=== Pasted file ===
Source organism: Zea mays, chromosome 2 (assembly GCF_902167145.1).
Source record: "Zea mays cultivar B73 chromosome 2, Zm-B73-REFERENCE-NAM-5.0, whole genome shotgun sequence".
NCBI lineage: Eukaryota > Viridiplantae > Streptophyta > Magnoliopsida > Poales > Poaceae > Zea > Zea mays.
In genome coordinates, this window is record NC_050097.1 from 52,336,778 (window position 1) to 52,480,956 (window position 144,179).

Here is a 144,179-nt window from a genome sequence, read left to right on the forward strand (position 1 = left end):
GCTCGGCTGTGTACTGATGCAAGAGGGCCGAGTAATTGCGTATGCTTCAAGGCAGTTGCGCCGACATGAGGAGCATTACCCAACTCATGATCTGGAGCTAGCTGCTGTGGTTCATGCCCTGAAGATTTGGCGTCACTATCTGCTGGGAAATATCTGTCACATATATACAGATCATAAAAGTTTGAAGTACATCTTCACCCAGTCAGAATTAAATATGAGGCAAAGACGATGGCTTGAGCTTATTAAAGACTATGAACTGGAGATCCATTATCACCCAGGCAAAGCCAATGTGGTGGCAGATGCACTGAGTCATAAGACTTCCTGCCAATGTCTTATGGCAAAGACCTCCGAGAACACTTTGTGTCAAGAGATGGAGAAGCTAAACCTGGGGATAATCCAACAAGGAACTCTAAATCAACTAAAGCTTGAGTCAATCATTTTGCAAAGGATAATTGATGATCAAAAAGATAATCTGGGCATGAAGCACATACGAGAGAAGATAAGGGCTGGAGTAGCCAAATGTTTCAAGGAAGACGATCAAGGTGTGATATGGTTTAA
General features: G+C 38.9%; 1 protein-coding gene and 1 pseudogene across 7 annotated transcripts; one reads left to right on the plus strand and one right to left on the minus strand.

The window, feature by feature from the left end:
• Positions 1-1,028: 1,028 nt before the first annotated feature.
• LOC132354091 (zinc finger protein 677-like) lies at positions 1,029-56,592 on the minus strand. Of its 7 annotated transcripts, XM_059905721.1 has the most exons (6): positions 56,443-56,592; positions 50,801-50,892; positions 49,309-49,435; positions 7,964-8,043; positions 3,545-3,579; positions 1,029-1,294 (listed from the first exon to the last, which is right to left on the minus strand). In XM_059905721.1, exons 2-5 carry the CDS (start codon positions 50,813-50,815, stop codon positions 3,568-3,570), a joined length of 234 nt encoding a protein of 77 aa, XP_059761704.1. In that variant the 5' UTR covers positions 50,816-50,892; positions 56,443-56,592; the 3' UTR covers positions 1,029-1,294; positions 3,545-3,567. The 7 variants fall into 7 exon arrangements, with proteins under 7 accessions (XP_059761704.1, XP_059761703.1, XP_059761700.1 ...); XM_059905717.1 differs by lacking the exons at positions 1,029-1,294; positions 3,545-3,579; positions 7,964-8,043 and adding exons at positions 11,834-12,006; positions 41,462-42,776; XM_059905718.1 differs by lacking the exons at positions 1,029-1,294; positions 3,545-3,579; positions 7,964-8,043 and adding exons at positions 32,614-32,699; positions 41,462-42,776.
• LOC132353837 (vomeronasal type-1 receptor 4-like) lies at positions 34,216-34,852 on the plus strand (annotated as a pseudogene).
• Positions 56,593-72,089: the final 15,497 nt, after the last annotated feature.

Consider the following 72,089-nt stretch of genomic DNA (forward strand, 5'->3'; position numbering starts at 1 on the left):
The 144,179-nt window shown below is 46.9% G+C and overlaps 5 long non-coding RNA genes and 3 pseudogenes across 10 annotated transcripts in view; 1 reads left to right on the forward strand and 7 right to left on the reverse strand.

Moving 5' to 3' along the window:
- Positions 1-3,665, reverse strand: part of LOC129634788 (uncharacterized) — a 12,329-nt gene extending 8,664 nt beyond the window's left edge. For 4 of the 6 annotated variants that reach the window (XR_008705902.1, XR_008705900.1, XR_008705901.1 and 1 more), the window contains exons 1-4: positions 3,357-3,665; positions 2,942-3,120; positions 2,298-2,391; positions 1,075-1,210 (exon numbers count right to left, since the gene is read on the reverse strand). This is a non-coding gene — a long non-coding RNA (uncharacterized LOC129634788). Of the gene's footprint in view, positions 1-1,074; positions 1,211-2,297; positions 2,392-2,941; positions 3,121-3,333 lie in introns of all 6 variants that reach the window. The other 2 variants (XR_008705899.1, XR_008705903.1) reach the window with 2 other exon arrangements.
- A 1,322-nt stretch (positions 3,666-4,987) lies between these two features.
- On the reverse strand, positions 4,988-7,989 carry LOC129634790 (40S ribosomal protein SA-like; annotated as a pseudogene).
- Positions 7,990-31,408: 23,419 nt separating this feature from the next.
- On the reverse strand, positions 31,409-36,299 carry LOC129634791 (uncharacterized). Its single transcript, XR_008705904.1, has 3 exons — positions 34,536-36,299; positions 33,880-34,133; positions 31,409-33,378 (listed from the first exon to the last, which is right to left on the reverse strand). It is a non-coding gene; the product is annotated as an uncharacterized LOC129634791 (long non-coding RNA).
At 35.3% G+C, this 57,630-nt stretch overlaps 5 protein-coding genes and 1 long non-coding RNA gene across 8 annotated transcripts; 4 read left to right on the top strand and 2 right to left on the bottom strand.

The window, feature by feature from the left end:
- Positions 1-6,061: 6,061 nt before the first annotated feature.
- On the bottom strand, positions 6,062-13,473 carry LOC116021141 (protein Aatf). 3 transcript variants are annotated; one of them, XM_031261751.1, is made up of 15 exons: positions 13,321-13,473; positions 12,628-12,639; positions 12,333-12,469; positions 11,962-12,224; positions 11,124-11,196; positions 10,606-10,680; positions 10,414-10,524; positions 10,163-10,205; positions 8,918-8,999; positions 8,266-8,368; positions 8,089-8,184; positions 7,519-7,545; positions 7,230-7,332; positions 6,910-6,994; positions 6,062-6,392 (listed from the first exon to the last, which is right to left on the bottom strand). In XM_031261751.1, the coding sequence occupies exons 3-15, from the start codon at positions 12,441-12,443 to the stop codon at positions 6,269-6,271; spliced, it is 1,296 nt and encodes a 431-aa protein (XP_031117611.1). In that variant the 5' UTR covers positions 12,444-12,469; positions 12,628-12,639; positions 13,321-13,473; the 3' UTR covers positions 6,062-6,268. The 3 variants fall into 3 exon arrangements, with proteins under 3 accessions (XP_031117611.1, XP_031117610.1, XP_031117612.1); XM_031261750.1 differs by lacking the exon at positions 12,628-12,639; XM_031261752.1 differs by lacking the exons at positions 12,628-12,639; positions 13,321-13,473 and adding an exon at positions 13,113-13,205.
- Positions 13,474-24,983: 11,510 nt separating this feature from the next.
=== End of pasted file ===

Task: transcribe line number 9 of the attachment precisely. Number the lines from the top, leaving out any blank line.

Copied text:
• Positions 1-1,028: 1,028 nt before the first annotated feature.